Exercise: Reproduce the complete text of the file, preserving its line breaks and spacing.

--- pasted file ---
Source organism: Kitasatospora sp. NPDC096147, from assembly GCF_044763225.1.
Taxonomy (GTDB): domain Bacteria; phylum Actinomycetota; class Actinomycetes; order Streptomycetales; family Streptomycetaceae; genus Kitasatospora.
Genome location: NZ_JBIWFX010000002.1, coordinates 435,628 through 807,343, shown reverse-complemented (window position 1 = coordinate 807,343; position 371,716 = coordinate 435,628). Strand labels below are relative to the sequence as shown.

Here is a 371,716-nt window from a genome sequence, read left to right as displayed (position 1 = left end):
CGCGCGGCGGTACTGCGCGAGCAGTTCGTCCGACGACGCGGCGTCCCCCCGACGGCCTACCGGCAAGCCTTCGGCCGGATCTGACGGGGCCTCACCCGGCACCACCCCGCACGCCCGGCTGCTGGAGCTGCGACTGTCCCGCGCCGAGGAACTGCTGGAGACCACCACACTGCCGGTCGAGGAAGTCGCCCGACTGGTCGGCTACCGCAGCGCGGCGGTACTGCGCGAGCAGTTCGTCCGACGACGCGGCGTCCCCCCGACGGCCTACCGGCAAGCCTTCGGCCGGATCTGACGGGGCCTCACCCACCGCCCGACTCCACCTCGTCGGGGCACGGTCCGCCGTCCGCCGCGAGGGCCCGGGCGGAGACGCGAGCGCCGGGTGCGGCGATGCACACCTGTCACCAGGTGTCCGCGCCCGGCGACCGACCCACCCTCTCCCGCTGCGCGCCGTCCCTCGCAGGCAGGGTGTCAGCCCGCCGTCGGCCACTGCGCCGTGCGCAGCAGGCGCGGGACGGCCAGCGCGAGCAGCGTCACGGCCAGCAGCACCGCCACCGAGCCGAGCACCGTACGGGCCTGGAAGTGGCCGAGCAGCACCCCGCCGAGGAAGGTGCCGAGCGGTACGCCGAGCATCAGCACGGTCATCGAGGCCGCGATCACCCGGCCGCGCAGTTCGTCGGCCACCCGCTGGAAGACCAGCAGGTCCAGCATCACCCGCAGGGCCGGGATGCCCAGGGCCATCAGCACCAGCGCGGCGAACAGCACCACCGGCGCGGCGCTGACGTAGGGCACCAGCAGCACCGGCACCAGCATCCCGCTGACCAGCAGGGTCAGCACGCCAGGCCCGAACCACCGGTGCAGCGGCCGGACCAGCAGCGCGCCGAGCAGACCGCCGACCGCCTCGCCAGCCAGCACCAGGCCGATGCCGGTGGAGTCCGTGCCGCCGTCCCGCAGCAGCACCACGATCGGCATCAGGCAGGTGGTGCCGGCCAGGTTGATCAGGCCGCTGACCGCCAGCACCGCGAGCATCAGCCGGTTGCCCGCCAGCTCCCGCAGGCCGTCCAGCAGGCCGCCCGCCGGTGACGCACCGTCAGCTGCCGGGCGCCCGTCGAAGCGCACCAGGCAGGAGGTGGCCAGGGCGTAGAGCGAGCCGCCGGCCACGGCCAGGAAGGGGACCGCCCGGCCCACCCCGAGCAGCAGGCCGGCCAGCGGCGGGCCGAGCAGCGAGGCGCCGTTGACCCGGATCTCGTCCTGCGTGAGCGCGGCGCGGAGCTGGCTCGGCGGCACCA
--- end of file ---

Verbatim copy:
Source organism: Kitasatospora sp. NPDC096147, from assembly GCF_044763225.1.
Taxonomy (GTDB): domain Bacteria; phylum Actinomycetota; class Actinomycetes; order Streptomycetales; family Streptomycetaceae; genus Kitasatospora.
Genome location: NZ_JBIWFX010000002.1, coordinates 435,628 through 807,343, shown reverse-complemented (window position 1 = coordinate 807,343; position 371,716 = coordinate 435,628). Strand labels below are relative to the sequence as shown.

Here is a 371,716-nt window from a genome sequence, read left to right as displayed (position 1 = left end):
CGCGCGGCGGTACTGCGCGAGCAGTTCGTCCGACGACGCGGCGTCCCCCCGACGGCCTACCGGCAAGCCTTCGGCCGGATCTGACGGGGCCTCACCCGGCACCACCCCGCACGCCCGGCTGCTGGAGCTGCGACTGTCCCGCGCCGAGGAACTGCTGGAGACCACCACACTGCCGGTCGAGGAAGTCGCCCGACTGGTCGGCTACCGCAGCGCGGCGGTACTGCGCGAGCAGTTCGTCCGACGACGCGGCGTCCCCCCGACGGCCTACCGGCAAGCCTTCGGCCGGATCTGACGGGGCCTCACCCACCGCCCGACTCCACCTCGTCGGGGCACGGTCCGCCGTCCGCCGCGAGGGCCCGGGCGGAGACGCGAGCGCCGGGTGCGGCGATGCACACCTGTCACCAGGTGTCCGCGCCCGGCGACCGACCCACCCTCTCCCGCTGCGCGCCGTCCCTCGCAGGCAGGGTGTCAGCCCGCCGTCGGCCACTGCGCCGTGCGCAGCAGGCGCGGGACGGCCAGCGCGAGCAGCGTCACGGCCAGCAGCACCGCCACCGAGCCGAGCACCGTACGGGCCTGGAAGTGGCCGAGCAGCACCCCGCCGAGGAAGGTGCCGAGCGGTACGCCGAGCATCAGCACGGTCATCGAGGCCGCGATCACCCGGCCGCGCAGTTCGTCGGCCACCCGCTGGAAGACCAGCAGGTCCAGCATCACCCGCAGGGCCGGGATGCCCAGGGCCATCAGCACCAGCGCGGCGAACAGCACCACCGGCGCGGCGCTGACGTAGGGCACCAGCAGCACCGGCACCAGCATCCCGCTGACCAGCAGGGTCAGCACGCCAGGCCCGAACCACCGGTGCAGCGGCCGGACCAGCAGCGCGCCGAGCAGACCGCCGACCGCCTCGCCAGCCAGCACCAGGCCGATGCCGGTGGAGTCCGTGCCGCCGTCCCGCAGCAGCACCACGATCGGCATCAGGCAGGTGGTGCCGGCCAGGTTGATCAGGCCGCTGACCGCCAGCACCGCGAGCATCAGCCGGTTGCCCGCCAGCTCCCGCAGGCCGTCCAGCAGGCCGCCCGCCGGTGACGCACCGTCAGCTGCCGGGCGCCCGTCGAAGCGCACCAGGCAGGAGGTGGCCAGGGCGTAGAGCGAGCCGCCGGCCACGGCCAGGAAGGGGACCGCCCGGCCCACCCCGAGCAGCAGGCCGGCCAGCGGCGGGCCGAGCAGCGAGGCGCCGTTGACCCGGATCTCGTCCTGCGTGAGCGCGGCGCGGAGCTGGCTCGGCGGCACCA